Using detailed measurements of the path of planets kept by Danish astronomer Tycho Brahe, Johannes Kepler (1571-1630) determined that planets traveled around the sun not in circles but in ellipses. In so doing, he calculated three laws involving the motions of planets that astronomers still use in calculations today.
Born in Italy, Galileo Galilei (1564-1642) is often credited with the creation of the optical telescope, though in truth he improved on existing models. The astronomer turned the new observational tool toward the heavens, where he discovered the four primary moons of Jupiter (now known as the Galilean moons), as well as the rings of Saturn. Though a model of the Earth circling the sun was first proposed by Copernicus, it took some time before it became widely accepted.
Dutch scientist Christiaan Huygens (1629-1695) proposed the earliest theory about the nature of light, a phenomena that puzzled scientists for hundreds of years. His improvements on the telescope allowed him to make the first observations of Saturn’s rings and to discover its moon, Titan.
Building on the work of those who had gone before him, English astronomer Sir Isaac Newton (1643-1727) is most famous for his work on forces, specifically gravity. He calculated three laws describing the motion of forces between objects, known today as Newton’s laws.
In the early 20th century, German physicist Albert Einstein (1879-1955) became of of the most famous scientists ever after proposing a new way of looking at the universe that went beyond current understanding. Einstein suggested that the laws of physics are the same throughout the universe, that the speed of light in a vacuum is constant, and that space and time are linked in an entity known as space-time, which is distorted by gravity.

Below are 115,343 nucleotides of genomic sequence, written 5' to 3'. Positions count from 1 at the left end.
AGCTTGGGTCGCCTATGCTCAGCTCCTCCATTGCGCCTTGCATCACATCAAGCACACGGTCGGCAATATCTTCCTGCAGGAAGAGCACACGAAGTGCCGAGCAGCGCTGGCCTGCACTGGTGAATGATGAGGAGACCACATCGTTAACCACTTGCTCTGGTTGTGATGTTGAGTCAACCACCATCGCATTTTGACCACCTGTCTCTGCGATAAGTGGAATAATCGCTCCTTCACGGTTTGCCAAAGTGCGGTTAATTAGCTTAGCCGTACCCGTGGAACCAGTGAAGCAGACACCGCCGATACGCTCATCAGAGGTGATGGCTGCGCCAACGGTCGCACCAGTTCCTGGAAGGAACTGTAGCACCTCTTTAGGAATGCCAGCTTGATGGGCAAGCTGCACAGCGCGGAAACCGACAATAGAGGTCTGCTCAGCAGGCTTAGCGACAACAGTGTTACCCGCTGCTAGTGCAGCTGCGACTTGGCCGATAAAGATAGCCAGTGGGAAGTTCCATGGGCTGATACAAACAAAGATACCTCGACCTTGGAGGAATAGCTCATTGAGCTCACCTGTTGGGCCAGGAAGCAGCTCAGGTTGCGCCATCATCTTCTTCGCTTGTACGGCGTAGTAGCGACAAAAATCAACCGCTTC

At the same time Einstein was expanding man’s view of the universe, American astronomer Edwin Hubble (1899-1953) calculated that a small blob in the sky existed outside of the Milky Way. Prior to his observations, the discussion over the size of the universe was divided as to whether or not only a single galaxy existed. Hubble went on to determine that the universe itself was expanding, a calculation which later came to be known as Hubble’s law.
American astronomer Carl Sagan (1934-1996) may not have been a great scientists in comparison to some on this list, but he is one of the most famous astronomers. Sagan not only made important scientific studies in the fields of planetary science, he also managed to popularized astronomy more than any other individual. His charismatic teaching and boundless energy impacted people around the world as he broke down complicated subjects in a way that interested television viewers even as he educated them.
Stephen Hawking (born 1942) has made many significant insights into the field of cosmology. He proposed that, as the universe has a beginning, it will likely also end. He also suggested that it has no boundary or border. .